The UI had some novel features like the card multi-tasking selector and dismissal, but I generally agree with you.

If you do a fair amount of modding with preware, you can get it pretty nice, but as far as out of the box experience, it's worth about what you and I paid for it -- $99 (or actually mine was a bit less with extra discount).

I have to say, too, the app selection -- particularly with free apps -- is horrible. I literally downloaded every free game in their app store that looked decent, and I don't have that many games. Hard to really enjoy a tablet when it has hardly any apps. (And yes, I literally went through EVERY free app in fact, in one sitting, which says something sad about their app selection...)


By ChronoReverse on 12/29/2011 6:56:02 PM , Rating: 2
Even with all the tweaks the experience is very marginal. The web browser, for instance, allows you to open pages in a new card but it wouldn't actually load until you've switched to it (negating the whole point). It also doesn't help that it's broken on many common sites (like gmail and hotmail) back when I was still using WebOS.

Even the vaunted card multi-tasking is pretty much just bling-bling when it comes down to efficiency. Task Changer in Android allows me to "alt-tab" with a single gesture which is more efficient that the swipes in WebOS in a 2 app situation. Cards also get unwieldy if you have several open which means the long-press Home icon view of Android is also more efficient.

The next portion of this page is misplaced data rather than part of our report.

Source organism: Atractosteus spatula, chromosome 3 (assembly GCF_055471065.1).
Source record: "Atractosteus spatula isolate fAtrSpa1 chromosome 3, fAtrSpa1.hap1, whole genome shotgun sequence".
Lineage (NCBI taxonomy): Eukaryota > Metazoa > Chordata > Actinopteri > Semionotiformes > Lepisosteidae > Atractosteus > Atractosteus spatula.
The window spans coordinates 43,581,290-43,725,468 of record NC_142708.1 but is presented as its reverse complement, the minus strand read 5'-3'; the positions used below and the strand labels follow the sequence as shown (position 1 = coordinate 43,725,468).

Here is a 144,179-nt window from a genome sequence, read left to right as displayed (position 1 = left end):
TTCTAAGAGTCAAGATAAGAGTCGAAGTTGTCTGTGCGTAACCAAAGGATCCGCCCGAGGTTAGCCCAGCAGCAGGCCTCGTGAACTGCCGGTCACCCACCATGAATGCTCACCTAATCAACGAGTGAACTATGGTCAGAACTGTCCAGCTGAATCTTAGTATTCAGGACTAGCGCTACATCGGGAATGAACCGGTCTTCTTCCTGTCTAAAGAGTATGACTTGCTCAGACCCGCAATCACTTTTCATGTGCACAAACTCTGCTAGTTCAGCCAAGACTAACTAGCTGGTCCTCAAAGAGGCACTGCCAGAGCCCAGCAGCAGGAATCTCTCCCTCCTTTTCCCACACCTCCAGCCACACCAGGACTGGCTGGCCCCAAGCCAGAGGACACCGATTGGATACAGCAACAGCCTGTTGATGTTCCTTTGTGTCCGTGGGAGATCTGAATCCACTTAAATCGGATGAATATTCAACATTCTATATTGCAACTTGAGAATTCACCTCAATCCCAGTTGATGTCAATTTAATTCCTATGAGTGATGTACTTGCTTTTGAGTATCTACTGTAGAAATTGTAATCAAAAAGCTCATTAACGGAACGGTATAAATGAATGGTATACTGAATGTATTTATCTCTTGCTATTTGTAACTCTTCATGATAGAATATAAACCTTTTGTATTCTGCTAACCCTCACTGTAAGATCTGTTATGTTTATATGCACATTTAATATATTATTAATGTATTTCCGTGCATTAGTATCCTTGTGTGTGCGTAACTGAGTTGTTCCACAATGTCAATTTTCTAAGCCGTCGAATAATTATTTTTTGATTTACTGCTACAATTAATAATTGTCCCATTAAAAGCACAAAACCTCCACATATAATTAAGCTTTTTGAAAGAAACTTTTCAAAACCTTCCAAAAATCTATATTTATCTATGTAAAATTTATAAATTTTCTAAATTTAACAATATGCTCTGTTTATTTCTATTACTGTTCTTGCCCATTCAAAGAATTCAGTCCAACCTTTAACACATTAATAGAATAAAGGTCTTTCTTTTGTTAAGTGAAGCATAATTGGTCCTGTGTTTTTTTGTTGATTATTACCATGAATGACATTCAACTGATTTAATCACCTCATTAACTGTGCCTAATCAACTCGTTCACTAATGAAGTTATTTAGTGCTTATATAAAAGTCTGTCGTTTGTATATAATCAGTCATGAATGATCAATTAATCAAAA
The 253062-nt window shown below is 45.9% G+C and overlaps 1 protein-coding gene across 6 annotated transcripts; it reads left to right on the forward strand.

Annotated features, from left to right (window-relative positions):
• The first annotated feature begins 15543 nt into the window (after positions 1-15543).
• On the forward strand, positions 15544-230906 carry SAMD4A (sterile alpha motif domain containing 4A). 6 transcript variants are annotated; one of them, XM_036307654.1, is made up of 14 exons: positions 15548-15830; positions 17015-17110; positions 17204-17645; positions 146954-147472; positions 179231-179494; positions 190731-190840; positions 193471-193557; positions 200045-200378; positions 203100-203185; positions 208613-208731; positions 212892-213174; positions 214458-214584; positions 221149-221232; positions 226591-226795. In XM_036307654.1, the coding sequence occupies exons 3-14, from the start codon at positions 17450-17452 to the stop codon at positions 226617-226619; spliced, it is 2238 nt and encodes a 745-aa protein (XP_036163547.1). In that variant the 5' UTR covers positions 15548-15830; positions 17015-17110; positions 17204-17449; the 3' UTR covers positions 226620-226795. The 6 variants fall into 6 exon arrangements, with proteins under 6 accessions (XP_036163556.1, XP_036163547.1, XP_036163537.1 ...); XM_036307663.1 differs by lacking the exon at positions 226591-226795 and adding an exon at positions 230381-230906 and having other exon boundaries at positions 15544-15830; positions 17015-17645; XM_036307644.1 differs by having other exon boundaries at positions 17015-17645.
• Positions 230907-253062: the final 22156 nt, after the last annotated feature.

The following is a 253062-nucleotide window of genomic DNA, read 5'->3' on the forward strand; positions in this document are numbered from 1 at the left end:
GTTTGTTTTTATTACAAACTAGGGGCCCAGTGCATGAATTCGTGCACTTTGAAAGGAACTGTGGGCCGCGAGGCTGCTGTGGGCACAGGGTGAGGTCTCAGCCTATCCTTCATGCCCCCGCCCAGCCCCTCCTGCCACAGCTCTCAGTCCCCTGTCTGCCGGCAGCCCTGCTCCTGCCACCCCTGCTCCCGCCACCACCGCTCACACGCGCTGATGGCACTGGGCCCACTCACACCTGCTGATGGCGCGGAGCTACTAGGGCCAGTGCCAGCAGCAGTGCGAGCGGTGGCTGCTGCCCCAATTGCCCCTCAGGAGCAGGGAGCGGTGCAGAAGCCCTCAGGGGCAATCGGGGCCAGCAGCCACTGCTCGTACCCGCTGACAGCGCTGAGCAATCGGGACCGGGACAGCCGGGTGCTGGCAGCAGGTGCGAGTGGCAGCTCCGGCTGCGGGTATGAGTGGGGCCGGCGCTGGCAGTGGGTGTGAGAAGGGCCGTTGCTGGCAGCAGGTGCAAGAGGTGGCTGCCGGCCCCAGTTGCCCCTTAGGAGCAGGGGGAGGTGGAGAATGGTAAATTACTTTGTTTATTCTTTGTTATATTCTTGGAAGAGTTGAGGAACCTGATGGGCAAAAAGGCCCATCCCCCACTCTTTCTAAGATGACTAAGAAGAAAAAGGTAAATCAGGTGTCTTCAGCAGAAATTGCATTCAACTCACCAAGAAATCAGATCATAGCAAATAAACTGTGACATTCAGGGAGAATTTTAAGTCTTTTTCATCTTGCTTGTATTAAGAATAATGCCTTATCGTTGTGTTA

By Samus on 12/30/2011 2:02:32 AM , Rating: 2
I got the 32GB for $150. I would have paid $250 knowing what I know now and how much I use it, but at the time, I agree the out of box experience of WebOS on the TouchPad (and my Veer) were terrible. Slow, unresponsive, no UI customization, etc. Preware fixes all of that, but in the end, there are still very few apps because HP bailed on the thing literally while continuing to sign up developers.


By retrospooty on 12/30/2011 7:16:33 AM , Rating: 2
"but finger flicking multitasking is only worth so much... "

Ya, agreed, on the touchpad. It's alot more useful on a phone, where you can hold it with one hand and easily flip between tasks with the other. There is no substiture for having one hand free =)


By rs2 on 12/30/2011 9:35:31 AM , Rating: 2
quote:
I have to say, too, the app selection -- particularly with free apps -- is horrible.


Gee, I'm sorry those *free* apps weren't to your liking. I suppose you could have always tried the paid ones. But no, that supports the idea that software developers should actually be compensated for the effort they put into coding all those apps.

And we can't have that, can we? It's the developers' job to spend their time providing you with free entertainment while expecting nothing in return, no?

Better yet, if you feel the existing set of free apps is not to your liking, why not make your own free app? I mean, it can't be that hard to do, right? All those developers with the "horrible" free apps must just have no idea what they're doing.